Crawlies with Cri: Fruit Fly

(Photos by Christy Solo for the Illinois Valley News)

Fruit fly Procecidochares anthracina

Buckle up! This week’s crawly once again reminds us that nature never runs out of “amazing!” Meet the Procecidochares anthracina fruit fly (we’ll call them “anthra” for short).
Now, don’t panic! This isn’t the type of fruit fly that will go after your bowl of grapes or any of the fruit in your yard. In fact, anthra doesn’t go in for fruit at all. Some other species in their family (Tephritidae) do favor fruit and a few are considered “pests.”
Anthra lay their eggs inside the stems of plants in the goldenrod genus (Solidago). When the eggs hatch and the larvae begin to feed, they form beautiful flower-like galls.
Galls are abnormal growths that occur on leaves, twigs, roots or flowers of plants. They are caused by irritation and/or stimulation of plant cells due to feeding or egg-laying by insects. Galls provide a safe home for the insect, where they can feed and develop. Galls cause cosmetic changes in the host plant, but don’t kill the host plant.
As you can see by the photo, anthra don’t make funky, lumpy galls, but pretty flower-like ones known as “leafy rosettes.” A pretty name for a pretty gall created by a pretty fly. When the galls are small, they resemble miniature pineapples.
Because young anthra feed only on goldenrod species, they’re called “food specialists.” Some other fruit flies go in for various fruits and plants, they’re dubbed “food generalists.”
There are 17 species anthra’s genus, two of whom can be found in Oregon. The best time to see them is in late spring and early summer. They lay the eggs in the base of the stems of emerging goldenrod. If you see telltale “false flower” galls on goldenrod plants, you know anthras have been around.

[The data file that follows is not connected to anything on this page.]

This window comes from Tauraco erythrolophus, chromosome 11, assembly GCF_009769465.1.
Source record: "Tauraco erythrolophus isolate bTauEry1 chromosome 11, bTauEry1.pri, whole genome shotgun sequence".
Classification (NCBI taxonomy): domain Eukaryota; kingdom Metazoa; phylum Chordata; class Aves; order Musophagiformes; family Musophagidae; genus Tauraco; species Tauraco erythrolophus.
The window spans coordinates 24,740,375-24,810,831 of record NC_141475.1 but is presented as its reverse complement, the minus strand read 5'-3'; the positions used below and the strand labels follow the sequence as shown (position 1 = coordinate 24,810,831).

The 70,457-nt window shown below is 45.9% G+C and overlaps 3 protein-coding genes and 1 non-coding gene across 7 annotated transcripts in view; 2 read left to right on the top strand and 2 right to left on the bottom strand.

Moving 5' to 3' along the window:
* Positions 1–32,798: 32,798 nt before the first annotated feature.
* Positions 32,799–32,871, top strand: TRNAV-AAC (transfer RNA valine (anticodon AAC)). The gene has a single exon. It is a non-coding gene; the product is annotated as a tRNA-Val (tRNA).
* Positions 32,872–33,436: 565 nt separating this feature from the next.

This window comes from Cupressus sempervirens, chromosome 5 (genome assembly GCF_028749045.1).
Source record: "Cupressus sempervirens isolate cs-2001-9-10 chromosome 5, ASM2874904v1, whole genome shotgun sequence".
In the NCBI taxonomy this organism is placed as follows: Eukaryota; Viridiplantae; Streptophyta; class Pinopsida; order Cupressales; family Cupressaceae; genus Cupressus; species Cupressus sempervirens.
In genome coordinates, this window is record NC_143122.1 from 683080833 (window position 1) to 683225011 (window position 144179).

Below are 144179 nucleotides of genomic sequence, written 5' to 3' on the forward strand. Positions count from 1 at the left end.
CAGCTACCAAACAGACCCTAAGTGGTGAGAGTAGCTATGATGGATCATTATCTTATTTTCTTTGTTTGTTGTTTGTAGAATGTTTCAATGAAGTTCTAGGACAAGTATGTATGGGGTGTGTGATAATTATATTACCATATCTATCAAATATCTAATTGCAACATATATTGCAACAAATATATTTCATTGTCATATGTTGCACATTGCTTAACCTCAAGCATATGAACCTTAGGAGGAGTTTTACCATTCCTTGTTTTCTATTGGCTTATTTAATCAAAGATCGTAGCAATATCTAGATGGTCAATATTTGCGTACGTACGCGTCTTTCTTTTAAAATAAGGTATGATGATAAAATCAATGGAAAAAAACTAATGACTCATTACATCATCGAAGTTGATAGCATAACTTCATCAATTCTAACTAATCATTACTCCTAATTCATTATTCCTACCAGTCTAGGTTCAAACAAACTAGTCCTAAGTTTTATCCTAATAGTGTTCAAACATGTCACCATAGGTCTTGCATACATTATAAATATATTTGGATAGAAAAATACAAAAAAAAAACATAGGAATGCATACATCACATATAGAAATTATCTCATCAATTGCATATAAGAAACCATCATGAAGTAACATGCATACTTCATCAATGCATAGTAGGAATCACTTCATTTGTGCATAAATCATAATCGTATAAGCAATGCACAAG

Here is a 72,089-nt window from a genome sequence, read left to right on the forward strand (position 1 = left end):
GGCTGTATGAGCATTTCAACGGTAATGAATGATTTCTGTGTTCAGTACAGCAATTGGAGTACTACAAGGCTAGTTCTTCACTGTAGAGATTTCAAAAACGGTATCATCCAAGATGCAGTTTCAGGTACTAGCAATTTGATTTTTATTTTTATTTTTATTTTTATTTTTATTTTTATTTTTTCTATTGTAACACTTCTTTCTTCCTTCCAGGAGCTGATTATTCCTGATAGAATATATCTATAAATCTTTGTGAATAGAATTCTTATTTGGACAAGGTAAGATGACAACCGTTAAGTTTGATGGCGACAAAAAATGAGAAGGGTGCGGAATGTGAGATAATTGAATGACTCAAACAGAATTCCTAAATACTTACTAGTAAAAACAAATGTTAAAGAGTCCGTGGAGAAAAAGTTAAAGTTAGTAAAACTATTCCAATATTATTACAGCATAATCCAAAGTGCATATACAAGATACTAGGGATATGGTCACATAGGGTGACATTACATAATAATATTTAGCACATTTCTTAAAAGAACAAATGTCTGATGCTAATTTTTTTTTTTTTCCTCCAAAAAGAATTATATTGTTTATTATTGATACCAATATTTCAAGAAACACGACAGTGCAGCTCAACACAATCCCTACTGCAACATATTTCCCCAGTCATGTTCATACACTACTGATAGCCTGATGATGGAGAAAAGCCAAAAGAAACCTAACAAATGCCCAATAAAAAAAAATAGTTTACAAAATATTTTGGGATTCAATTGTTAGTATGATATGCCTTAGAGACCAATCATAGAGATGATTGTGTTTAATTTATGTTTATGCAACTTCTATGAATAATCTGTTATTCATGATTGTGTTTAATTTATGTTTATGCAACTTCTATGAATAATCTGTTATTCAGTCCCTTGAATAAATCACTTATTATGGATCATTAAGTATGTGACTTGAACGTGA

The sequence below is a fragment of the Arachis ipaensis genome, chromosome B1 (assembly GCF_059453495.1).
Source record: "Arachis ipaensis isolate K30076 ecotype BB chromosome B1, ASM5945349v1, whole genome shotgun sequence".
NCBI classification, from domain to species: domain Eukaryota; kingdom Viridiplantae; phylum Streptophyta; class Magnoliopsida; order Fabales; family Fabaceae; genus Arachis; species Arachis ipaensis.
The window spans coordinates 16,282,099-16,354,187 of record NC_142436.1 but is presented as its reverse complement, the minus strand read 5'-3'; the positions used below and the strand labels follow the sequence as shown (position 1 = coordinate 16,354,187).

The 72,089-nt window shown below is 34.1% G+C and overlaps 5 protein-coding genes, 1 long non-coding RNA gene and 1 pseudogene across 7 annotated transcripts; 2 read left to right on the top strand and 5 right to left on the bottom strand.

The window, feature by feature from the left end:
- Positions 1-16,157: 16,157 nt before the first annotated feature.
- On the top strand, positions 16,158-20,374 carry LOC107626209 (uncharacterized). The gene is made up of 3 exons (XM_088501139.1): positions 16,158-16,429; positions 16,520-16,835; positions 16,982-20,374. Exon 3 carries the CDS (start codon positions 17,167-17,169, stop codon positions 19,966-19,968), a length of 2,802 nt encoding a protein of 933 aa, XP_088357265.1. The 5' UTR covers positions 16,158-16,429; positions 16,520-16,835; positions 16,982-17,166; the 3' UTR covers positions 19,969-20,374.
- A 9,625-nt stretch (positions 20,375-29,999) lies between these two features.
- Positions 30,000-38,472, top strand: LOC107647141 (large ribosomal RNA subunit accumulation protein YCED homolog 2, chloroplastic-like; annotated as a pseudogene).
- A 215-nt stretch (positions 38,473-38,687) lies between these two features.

Enough about galls, lets talk about how drop-dead gorgeous anthras are. Those boldly patterned wings serve one purpose for females and two for males.
Males wave those striking wings around to attract females – sort of a mix of signal flags and a choreographed dance.
Both sexes of anthras use their wings for defense. Anthras have evolved to mimic jumping spiders. The patterns on their wings look like jumping spider legs, and anthra move their bodies and wings to match the warning movements of a jumping spider. Putting a twist on a classic phrase; they are sheep in wolves’ clothing!
Male anthras may also mimic jumping spiders in an attempt to scare other male anthra out of their territory.
If you’d like to see anthra up close and personal, plant some native goldenrod in your yard. Luckily our native species, Western goldenrod AKA Canada goldenrod (Solidago lepida), is a large, showy flower, growing up to five feet in height.
Double bonus, goldenrod blooms in late summer and early autumn when so many other flowers have passed and we’re all longing for some pretty blooms to liven up our gardens.